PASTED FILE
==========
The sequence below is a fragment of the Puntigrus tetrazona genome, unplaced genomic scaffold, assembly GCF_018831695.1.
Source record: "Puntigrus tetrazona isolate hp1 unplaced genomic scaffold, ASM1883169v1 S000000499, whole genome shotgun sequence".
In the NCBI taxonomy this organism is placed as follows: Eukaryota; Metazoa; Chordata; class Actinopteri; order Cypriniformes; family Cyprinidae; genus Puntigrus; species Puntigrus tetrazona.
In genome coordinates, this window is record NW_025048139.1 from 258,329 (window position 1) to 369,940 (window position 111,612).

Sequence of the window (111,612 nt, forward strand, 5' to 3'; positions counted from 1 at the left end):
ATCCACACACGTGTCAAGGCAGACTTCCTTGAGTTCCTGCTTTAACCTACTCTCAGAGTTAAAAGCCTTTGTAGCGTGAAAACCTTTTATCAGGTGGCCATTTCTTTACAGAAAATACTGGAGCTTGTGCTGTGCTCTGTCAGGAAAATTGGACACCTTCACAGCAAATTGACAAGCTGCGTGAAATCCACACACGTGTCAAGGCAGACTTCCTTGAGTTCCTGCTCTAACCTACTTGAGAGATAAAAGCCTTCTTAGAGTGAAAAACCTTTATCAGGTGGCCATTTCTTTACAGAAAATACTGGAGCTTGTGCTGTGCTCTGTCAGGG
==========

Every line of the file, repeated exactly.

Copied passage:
The sequence below is a fragment of the Puntigrus tetrazona genome, unplaced genomic scaffold, assembly GCF_018831695.1.
Source record: "Puntigrus tetrazona isolate hp1 unplaced genomic scaffold, ASM1883169v1 S000000499, whole genome shotgun sequence".
In the NCBI taxonomy this organism is placed as follows: Eukaryota; Metazoa; Chordata; class Actinopteri; order Cypriniformes; family Cyprinidae; genus Puntigrus; species Puntigrus tetrazona.
In genome coordinates, this window is record NW_025048139.1 from 258,329 (window position 1) to 369,940 (window position 111,612).

Sequence of the window (111,612 nt, forward strand, 5' to 3'; positions counted from 1 at the left end):
ATCCACACACGTGTCAAGGCAGACTTCCTTGAGTTCCTGCTTTAACCTACTCTCAGAGTTAAAAGCCTTTGTAGCGTGAAAACCTTTTATCAGGTGGCCATTTCTTTACAGAAAATACTGGAGCTTGTGCTGTGCTCTGTCAGGAAAATTGGACACCTTCACAGCAAATTGACAAGCTGCGTGAAATCCACACACGTGTCAAGGCAGACTTCCTTGAGTTCCTGCTCTAACCTACTTGAGAGATAAAAGCCTTCTTAGAGTGAAAAACCTTTATCAGGTGGCCATTTCTTTACAGAAAATACTGGAGCTTGTGCTGTGCTCTGTCAGGG